What does it mean to constantly have to respond creatively to breaking news? And, even if you have to because you need the money, and even if you want to respond with your art, is that always healthy? Sure, some poems strike through our cells like lightning, coalescing and coming out almost fully formed. And when that happens—what a pure gift. But more often than not, they trickle. They drip. There is some grit and tenacity involved in smoothing out the rawness or making it wilder in its rawness. Either way, there is work. We worry over lines like rosary beads. We edit. We call a friend and read the end aloud to see how it lands in their ear. We start over. We recycle a line from that other poem that didn’t work. Adrienne Rich wrote, “Poems are like dreams: in them you put what you don’t know you know.” All I am saying is that sometimes it takes precious time to cultivate and process that knowing not-knowingness inside a piece of writing. All I am really trying to say is that I didn’t want to write another poem that hurt me and then perform that slave play for virtual white audiences to feel better about their ignorance, which to me would feel like a BDSM exchange that I was not complicit to. I don’t know—like I said earlier I’m still processing all of this—I’m still working on being more gracious to white people and to the half-white woman who lives inside me. I’m still letting love work its way through and soften me—I’m trying.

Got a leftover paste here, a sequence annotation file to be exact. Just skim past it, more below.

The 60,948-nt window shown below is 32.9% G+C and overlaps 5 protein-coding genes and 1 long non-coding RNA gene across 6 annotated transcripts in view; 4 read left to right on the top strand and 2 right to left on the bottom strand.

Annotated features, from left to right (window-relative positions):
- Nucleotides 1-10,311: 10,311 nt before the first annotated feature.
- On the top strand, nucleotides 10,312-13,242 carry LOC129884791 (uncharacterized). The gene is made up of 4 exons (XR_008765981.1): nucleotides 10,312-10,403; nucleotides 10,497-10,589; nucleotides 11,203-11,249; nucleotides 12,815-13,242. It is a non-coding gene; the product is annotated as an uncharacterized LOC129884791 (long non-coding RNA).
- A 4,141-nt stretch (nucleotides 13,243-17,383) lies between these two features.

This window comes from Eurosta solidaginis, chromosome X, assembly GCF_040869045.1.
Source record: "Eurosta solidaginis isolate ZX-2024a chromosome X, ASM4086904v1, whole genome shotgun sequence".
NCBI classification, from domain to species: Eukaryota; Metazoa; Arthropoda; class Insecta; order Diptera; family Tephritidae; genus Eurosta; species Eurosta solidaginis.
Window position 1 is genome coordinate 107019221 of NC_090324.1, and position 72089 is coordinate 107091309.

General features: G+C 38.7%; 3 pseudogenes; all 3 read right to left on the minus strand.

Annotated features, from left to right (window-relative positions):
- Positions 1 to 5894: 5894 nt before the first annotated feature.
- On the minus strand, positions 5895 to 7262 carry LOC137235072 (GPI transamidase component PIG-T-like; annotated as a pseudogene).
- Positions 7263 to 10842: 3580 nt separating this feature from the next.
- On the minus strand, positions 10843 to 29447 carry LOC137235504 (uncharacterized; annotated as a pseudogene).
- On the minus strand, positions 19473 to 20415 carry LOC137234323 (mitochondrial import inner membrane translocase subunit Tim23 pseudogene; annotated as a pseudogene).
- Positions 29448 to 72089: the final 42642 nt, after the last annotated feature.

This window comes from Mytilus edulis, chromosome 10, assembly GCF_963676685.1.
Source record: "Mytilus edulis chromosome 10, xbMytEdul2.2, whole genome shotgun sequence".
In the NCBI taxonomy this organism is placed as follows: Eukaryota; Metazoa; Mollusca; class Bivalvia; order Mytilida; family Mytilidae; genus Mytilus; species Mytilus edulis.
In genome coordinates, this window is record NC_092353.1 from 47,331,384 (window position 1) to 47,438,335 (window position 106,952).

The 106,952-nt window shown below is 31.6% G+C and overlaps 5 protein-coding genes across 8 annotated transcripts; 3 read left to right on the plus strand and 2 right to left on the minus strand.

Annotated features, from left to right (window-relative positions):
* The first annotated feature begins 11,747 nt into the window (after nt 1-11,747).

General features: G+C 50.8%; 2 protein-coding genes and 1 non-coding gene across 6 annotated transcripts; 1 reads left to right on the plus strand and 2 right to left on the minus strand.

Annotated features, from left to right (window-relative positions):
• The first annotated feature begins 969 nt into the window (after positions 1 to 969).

There is another approach. Gabrielle Calvocoressi recently published a poem titled “Jessye Norman Cistern Time to Dress for Fall” in Oxford American. The poem is dedicated to the late, great Randall Kenan, who passed away last year. Calvocoressi writes: